"Brutal" features similar precision in execution, with Paris splitting the track in half to deliver his message. During the first movement, he recounts the history of both the Nation of Islam and the Black Panthers, two organizations that helped shape his growth as an activist. The beat completely shifts during the second half, as Paris roars his rhymes at a deliberate pace over a searing electric guitar and rugged scratches from Mad Mike. The track becomes an aggressive call to action, as he ponders, "How much killing and murdering mayhem more can we stand / Before we fold, Black man? So take a stand."

Both of the album's best-known singles share similar sentiments and are designed to motivate people to action against those standing in the way of their freedom. Paris uses "Break the Grip of Shame" as a plea for Black unity and to shed the negative self-image pushed upon them by this country's power structure. The album's title track and second major single is supercharged belligerence, set to a backdrop of blistering guitars, gothic keys, and backward-masked drums. It careens forward at a pace of "116.7" beats per minute as Paris warns against society's devils looking to devalue Black life. The video of the song was banned by MTV, likely for depicting a man dressed as Uncle Sam as Satan incarnate.

One clear highlight is "Panther Power," Paris' ode to the Black Panther Party. This time the tempo tops 120 Beats Per Minute, all but unheard of in 2020. Interspersed with vocal samples from speeches by Bobby Seale, chants that the organization used, and fierce growls from large felines, Paris delivers his rhymes at a break-neck pace. "Black and strong and not down to half-step," he boasts. "Peace is kept, police are ripped."

The Devil Made Me Do It also works well when Paris records exercises in brevity. Both "Warning" and "The Hate That Hate Made" run barely over a minute, but Paris gets his point across on each track in one verse apiece. Paris rails against cops that terrorize the inner-city population on "Warning," describing how harassment by the police can easily turn deadly for the corrupt officers. "The Hate That Hate Made" finds Paris seeking blood-soaked revenge on the killers of Yusef Hawkins. Paris seethes with anger as he describes the infamous incident where the young Black teenager was killed by a racist mob in the Bensonhurst neighborhood of Brooklyn. "Jealous cause your girlfriend screwing a Black man," he raps. "So you bust caps on an innocent bystander? / But I guess we all look the same / A God damn shame you don't know my name."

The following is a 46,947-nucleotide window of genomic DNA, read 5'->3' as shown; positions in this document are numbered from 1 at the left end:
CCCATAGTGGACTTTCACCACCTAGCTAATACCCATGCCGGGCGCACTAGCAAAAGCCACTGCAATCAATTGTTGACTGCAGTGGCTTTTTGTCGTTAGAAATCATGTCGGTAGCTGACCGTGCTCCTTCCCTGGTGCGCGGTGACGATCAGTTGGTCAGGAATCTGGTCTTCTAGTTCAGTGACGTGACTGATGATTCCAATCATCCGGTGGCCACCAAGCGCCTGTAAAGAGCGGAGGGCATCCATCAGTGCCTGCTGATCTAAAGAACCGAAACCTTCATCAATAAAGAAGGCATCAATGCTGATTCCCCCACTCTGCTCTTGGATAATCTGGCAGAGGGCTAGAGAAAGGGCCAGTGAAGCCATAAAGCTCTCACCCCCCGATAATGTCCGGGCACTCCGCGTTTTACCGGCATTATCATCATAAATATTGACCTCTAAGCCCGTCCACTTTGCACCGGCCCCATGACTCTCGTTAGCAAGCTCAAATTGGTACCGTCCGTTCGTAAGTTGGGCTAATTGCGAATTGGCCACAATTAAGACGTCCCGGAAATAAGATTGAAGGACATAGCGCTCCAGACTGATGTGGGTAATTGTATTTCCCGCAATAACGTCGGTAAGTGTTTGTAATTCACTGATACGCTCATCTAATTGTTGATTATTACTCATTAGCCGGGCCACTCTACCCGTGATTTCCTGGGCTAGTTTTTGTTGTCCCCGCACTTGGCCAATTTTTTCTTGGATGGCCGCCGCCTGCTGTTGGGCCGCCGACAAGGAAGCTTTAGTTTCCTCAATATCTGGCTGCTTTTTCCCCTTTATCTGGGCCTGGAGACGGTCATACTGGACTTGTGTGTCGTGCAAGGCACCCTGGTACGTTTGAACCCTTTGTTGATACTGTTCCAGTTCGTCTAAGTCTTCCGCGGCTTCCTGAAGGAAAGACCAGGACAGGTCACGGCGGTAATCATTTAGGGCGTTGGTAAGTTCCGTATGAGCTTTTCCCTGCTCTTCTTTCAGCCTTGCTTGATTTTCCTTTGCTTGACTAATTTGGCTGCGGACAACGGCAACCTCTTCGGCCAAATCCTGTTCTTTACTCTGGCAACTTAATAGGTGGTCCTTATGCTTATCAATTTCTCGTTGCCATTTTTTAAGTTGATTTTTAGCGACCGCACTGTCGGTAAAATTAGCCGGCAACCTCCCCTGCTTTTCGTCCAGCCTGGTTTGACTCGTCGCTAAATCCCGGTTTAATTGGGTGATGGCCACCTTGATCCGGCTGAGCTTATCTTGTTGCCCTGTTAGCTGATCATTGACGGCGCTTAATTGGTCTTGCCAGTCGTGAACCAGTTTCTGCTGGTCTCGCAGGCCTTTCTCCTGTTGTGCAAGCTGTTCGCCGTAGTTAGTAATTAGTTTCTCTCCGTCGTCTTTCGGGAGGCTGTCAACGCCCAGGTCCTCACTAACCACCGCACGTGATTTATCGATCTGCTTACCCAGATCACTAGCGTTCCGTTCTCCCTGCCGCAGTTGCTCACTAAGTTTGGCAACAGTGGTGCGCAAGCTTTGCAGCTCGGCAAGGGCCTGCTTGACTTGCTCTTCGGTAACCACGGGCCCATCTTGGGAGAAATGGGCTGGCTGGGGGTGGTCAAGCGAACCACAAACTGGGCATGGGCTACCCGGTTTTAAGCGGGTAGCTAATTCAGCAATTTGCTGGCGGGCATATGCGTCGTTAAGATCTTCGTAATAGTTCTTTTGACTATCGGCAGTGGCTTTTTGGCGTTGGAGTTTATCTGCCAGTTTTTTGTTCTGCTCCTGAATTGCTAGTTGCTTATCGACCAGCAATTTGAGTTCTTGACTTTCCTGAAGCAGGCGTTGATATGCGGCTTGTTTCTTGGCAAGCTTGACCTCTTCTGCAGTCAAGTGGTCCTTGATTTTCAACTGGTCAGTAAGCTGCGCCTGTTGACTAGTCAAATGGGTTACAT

Believe it or not, Paris does occasionally smooth things out on the album. Or the closest approximation of creating a "smoothed out" song that he can manage. Though "Ebony" moves at a rapid pace, Paris' delivery is more reserved, encouraging the Black population to "stay on a righteous path" and embrace the love of their culture. "Mellow Madness" is a genuine laid-back track, complete with jazzy saxophone samples and a chilled vibe. Though he still takes the time to dis "weak-kneed hippie M.C.s and wannabes," he also creates visions of a serene summer afternoon in the Bay Area, where residents can enjoy good food, drink, and music.

But songs like these are a brief reprieve from the overall dark feel. It's present on "I Call Him Mad," a showcase for Mad Mike's D.J. skills. The song is bookended by two dope Paris verses, while in between, Mike cuts up vocals from various conscious hip-hop tracks and artists. Dedications to the D.J. on rappers' albums would get scarcer as the 1990s progressed, even as the turntablist scene began to boom, so this track is one of the last (and best) of its kind.

For such a largely and aggressively anti-commercial album, The Devil Made Me Do It was a reasonable success, as Paris has estimated that it sold around 300,000 units, which was pretty impressive for this type of album back in 1990. Still, this was Paris' first and last album on the Tommy Boy imprint. He was dropped from the label before he could release his sophomore album, Sleeping With the Enemy 91992), over controversy surrounding the album's cover, which features him, Tech 9 in hand, lurking behind a tree while then-President George H.W. Bush approaches. In the post- "Cop Killer" environment, that wasn't going to fly on a major label.

Paris continues to record music, even after a hiatus during the late 1990s, and still courts controversy with his lyrics and album artwork. He's also expanded his operations at times, developing and producing local talents like the Conscious Daughters, C-Funk, and T-K.A.S.H. He formed Scarface Records to release material for the newer artists that he believed in, as well as established emcees; the label was the home to a release by Kam and a Public Enemy album produced by Paris.

And still, his passion for justice and zeal for revolution remains unchanged. During the aforementioned interview with Baker, Paris delves into why his music is so politically charged. And even though he's referring to his newest album Safe Space Invader, released through his label Guerrilla Funk Recordings, his words easily apply to The Devil Made Me Do It.

"It's necessary to constantly push my line," he says. "I want to always show the roughest edge because you get so much other shit in entertainment that is not me. Some people will say, 'Paris has been making the same record for 30 years!' Well, pretty much. The same bullshit has been going on for 30 years, and ask yourself, is the game better with or without me?"

Hip-Hop is undoubtedly better because of Paris' contributions, and The Devil Made Me Do It is at the forefront. Its laser-like focus is still as sharp as ever, and it's another example of how the racial struggles in this country remain a tragic and infuriating constant.